Specializing template constructors

Specializing template constructors

Post by llewell » Sun, 03 Aug 2003 01:11:39





>> I am not sure if all explicit specializations must start
>> with "template <>" though. An explicit specialization can
>> also be a partial specialization, I guess.

> Pedantically, no, a partial specialisation is never an
> explicit specialisation.  They are different (though closely
> related) things.  So an explicit specialisation will always
> start "template <>" and a partial specialisation will always
> start "template </* arguments */>".  In retrospect, it might
> have been better if explicit specialisations were called
> complete specialisations as this much better describes how
> they are related to partial specialisations.

I think explicit specialisations got their name before partial
    specialisations were devised. Remember, a template instantiation
    is a specialisation - but not an explicit specialisation.

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Specializing template constructors

Post by Jakob Bielin » Sun, 03 Aug 2003 02:12:41



Quote:> Explicit specialisations may only be at namespace scope, not
> at class scope.

    Is this true for non-template classes with member templates as well?

Quote:> >     A (A <int> const&)

> This is not doing what the OP wanted, which was specialise
> for the case where T == int and U was anything.  You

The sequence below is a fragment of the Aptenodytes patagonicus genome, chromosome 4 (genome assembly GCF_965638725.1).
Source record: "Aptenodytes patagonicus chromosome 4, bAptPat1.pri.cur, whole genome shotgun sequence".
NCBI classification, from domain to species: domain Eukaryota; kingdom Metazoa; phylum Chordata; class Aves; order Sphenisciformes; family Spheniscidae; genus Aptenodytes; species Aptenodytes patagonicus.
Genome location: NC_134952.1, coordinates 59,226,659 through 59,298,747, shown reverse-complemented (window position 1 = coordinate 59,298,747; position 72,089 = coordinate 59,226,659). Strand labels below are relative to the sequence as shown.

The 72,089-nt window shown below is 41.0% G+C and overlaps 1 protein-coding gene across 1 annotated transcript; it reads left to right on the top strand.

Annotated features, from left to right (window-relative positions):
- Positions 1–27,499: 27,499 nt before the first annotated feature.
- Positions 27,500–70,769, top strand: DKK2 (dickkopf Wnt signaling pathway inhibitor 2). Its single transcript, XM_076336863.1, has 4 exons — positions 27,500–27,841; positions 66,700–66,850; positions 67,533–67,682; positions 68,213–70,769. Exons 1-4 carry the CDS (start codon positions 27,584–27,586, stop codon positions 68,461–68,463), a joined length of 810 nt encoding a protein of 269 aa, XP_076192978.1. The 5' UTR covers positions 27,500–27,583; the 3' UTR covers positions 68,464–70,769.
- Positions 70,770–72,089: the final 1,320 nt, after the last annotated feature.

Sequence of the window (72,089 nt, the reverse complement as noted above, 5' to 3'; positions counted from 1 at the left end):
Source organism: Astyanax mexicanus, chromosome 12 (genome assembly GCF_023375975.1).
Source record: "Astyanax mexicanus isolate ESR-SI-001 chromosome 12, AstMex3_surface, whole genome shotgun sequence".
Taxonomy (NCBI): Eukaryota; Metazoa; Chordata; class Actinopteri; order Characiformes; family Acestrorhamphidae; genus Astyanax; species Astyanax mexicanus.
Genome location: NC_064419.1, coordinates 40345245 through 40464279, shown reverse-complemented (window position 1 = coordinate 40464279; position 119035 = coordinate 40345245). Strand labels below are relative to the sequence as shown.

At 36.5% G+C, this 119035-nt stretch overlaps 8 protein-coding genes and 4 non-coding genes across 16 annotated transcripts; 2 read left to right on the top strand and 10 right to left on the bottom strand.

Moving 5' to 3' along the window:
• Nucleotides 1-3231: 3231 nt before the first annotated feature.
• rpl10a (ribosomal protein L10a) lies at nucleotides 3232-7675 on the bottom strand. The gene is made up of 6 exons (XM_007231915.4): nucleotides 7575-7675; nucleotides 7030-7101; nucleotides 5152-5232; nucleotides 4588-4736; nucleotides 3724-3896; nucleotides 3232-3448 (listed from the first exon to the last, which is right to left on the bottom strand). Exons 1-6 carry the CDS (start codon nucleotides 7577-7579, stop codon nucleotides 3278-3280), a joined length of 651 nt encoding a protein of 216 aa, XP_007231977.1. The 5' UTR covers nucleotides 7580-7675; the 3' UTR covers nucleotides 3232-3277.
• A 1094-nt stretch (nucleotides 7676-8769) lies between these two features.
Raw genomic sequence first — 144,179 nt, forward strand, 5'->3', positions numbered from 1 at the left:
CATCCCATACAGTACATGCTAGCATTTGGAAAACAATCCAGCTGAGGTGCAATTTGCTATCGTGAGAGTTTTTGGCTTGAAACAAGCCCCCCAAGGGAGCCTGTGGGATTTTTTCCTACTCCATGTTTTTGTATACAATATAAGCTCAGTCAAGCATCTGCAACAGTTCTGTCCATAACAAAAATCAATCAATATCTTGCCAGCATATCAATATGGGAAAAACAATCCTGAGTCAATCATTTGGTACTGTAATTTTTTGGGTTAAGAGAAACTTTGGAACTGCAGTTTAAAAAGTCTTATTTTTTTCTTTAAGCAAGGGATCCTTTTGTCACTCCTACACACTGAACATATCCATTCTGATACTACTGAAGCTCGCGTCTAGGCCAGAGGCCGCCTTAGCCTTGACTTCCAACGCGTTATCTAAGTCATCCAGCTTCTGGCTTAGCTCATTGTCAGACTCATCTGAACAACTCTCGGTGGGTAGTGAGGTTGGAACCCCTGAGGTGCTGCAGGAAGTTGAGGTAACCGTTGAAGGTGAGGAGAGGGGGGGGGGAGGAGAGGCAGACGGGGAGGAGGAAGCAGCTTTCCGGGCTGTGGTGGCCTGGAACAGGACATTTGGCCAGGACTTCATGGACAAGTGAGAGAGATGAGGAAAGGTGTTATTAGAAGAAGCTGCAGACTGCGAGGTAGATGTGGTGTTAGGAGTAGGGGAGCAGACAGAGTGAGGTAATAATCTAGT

> appear to be trying to specialise for the case where T is
> anything and U == A<int>.

    Right, because he said he wanted to "specialize [the] member template
constructor for A<int>", which is where I misunderstood his post. So if I
understood you correctly, if he wanted T to be anything and U = A <int>,
then there would be no solution, because explicit specialisations or member
templates of a template class are never (regardless of which scope they are
defined in) allowed.

regards
--
jb

(replace y with x if you want to reply by e-mail)

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Specializing template constructors

Post by Andy Sawye » Mon, 04 Aug 2003 07:19:58



 on 31 Jul 2003 14:00:06 -0400,

Quote:> With the caveat that you are in undefined land because you are deriving
> from a class that does not have a virtual dtor. You also have a derived
> to base conversion problem waiting to bite when you least expect it.

Deriving from a class without a virtual destructor does NOT put you in
"undefined land". The behaviour is only undefined in the case where you
(or somebody else) attempt to delete the object through a base class
pointer.

Regards,
 Andy S
--
"Light thinks it travels faster than anything but it is wrong. No matter
 how fast light travels it finds the darkness has always got there first,
 and is waiting for it."                  -- Terry Pratchett, Reaper Man

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